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Interstellar and Fifth Dimensional Beings

November 19, 2014

Quick question – Does every “big space movie” necessarily have to be a referendum on how an artist feels about 2001: A Space Odyssey? It’s entirely possible that the answer is “yes.” Whether it’s fair or not, Stanley Kubrick’s game-changing 1968 film has provided the basis of comparison for a vast number of science fiction films made in its wake. This includes Solaris (1972), Close Encounters of the Third Kind, Star Wars, Alien, the Star Trek films, and more recent fare such as Contact, Event Horizon, Sunshine, and Moon among many others.

In Interstellar, blight has destroyed many of the world’s staple crops and time appears to be running out for humanity on Earth. A former test-pilot-turned-corn-farmer (Matthew McConaughey) and his precocious daughter Murph stumble upon NASA’s Area 51-esque hidden base. With more pressing Earthly matters at hand, NASA has become disreputable and is forced to operate underground. To establish a new home and save humanity, they are planning a mission to enter a worm hole near Saturn that will take them to a few suitor planets in another galaxy. In this Luke Skywalkery scenario, McConaughey’s Cooper turns out to be just the man to pilot the mission. While the astronauts (Anne Hathaway among them) scope out promising habitats, the possibility that a father may not be able to keep his promise to return home for his daughter looms. The manipulation of three-dimensional space by fifth-dimensional beings (or something like that) ensues.

Though a scientist’s fear of time may be at Interstellar‘s core, director Chrisopher Nolan manages to make time into his little plaything in a way few modern films dare to do. Unafraid to let the story jump from scene to scene without using banal montages or title cards, Nolan manages to evoke some of cinema’s more ponderous classics. Montages of people driving or otherwise preparing for what is to come have become one of the most abused and ubiquitous devices in film. Outside of Edgar Wright (Shaun of the Dead), no directors seem to do anything interesting with them. Nolan sidesteps the issue almost entirely by not spoon feeding every moment and letting us fill in the time gaps ourselves.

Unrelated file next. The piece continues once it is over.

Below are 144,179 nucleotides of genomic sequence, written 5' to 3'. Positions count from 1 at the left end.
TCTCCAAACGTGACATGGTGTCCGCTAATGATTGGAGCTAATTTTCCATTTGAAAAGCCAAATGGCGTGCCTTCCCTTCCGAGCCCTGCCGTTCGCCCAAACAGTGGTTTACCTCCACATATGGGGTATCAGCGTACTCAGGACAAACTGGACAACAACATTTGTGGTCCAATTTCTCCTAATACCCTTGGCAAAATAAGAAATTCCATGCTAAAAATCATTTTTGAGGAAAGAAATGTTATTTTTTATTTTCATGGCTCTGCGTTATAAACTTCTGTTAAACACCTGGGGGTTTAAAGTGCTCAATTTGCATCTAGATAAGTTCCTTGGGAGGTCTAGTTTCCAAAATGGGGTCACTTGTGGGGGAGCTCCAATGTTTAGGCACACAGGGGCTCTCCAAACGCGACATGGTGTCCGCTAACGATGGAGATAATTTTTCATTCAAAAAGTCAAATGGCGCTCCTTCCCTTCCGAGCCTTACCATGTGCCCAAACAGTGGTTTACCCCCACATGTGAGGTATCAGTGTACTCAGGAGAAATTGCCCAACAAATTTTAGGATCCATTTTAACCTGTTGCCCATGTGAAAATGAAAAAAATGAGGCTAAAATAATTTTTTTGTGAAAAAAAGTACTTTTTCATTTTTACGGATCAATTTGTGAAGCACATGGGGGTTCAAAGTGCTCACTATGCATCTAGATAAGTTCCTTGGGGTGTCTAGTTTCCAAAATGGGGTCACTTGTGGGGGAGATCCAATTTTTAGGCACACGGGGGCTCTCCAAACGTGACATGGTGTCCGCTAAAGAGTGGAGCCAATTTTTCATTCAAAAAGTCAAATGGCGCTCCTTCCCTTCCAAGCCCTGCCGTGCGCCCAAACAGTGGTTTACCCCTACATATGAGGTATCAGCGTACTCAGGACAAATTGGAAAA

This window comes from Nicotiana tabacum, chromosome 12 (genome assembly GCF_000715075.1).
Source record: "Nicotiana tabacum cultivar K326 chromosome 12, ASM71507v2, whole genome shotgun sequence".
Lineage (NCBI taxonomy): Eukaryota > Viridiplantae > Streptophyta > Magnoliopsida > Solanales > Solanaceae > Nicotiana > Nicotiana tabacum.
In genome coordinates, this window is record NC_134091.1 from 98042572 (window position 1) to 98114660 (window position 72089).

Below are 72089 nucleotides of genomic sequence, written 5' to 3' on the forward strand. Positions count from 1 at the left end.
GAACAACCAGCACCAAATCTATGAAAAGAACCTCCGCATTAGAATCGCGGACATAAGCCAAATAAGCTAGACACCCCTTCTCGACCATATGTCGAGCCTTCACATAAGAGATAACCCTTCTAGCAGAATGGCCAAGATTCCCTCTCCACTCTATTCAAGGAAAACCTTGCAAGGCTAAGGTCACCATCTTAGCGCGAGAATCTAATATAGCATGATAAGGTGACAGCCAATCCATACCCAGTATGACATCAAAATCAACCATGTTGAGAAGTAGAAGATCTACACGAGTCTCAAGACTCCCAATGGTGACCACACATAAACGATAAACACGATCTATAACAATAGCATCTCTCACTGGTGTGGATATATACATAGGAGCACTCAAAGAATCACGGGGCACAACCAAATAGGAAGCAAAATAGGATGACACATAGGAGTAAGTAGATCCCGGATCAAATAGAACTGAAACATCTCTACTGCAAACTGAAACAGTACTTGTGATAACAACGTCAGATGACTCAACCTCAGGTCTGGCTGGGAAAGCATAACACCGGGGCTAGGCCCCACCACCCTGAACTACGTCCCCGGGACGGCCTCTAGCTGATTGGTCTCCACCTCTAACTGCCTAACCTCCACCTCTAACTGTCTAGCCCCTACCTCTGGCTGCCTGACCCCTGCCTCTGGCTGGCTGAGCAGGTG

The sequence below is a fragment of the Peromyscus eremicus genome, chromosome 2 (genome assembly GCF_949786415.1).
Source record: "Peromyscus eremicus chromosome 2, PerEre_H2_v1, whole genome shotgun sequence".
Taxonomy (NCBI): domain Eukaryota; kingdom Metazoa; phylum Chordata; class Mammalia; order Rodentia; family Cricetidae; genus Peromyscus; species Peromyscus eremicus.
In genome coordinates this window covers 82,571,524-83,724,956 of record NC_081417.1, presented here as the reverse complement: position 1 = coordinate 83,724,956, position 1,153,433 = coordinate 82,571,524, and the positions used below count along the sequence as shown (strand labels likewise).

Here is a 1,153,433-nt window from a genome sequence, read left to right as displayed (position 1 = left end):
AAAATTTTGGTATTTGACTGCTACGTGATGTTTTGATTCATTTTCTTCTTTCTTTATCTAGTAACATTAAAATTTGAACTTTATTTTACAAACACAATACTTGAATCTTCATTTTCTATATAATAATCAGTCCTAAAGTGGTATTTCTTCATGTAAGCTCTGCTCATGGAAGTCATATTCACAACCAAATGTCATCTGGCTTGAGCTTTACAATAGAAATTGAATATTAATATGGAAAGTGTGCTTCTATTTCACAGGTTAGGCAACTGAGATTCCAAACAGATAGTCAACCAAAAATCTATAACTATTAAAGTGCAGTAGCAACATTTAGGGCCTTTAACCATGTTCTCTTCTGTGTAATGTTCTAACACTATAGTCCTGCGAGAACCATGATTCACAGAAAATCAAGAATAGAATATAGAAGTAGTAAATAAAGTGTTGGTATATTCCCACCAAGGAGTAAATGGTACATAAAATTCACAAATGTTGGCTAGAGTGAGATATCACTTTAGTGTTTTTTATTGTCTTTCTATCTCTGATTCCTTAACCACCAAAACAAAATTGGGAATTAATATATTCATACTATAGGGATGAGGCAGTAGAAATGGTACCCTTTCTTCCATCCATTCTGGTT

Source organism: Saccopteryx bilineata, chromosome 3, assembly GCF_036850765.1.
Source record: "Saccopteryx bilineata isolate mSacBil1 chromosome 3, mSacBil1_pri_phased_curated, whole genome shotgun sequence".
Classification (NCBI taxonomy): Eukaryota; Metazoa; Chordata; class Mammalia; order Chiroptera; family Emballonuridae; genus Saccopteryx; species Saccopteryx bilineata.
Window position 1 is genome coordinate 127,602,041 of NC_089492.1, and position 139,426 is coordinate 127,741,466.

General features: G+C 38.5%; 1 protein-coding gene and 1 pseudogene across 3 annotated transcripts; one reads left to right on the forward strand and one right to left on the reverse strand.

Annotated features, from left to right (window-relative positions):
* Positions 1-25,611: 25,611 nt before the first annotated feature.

Nolan has played with time before in Inception (2010) and even Memento (2001) but not quite to the extent he does with Interstellar. This lends a dreamlike quality to Interstellar that sets it apart from most mainstream films made today.

Similar to 2001Interstellar should be commended for delivering a strong sense of wonder. I love wonder. In fact, I’ve written about it in this space several times before. Interstellar brings the wonder through both the non-cynical tone it strikes and the cinematic purity of its technical ambition. This wonder and the aforementioned dreaminess are results of Nolan’s devotion to very serious old-school filmmaking.

Devotion to practical effects is not exactly in vogue these days. In the age of computer generated imagery, there really is something to be said for seeing objects on screen that were actually there in front of the camera in real life. The space sets and the cinematography are, unsurprisingly, incredible. The estimated budget for Interstellar is listed at $165 million on IMDb and, with a run time of 169 minutes, it really feels like the entire budget is up there on the screen. Nolan’s technical chops have always been impressive and he is to be commended for his efforts with Interstellar, even if the drama isn’t always on par with the effects (we’ll get to that).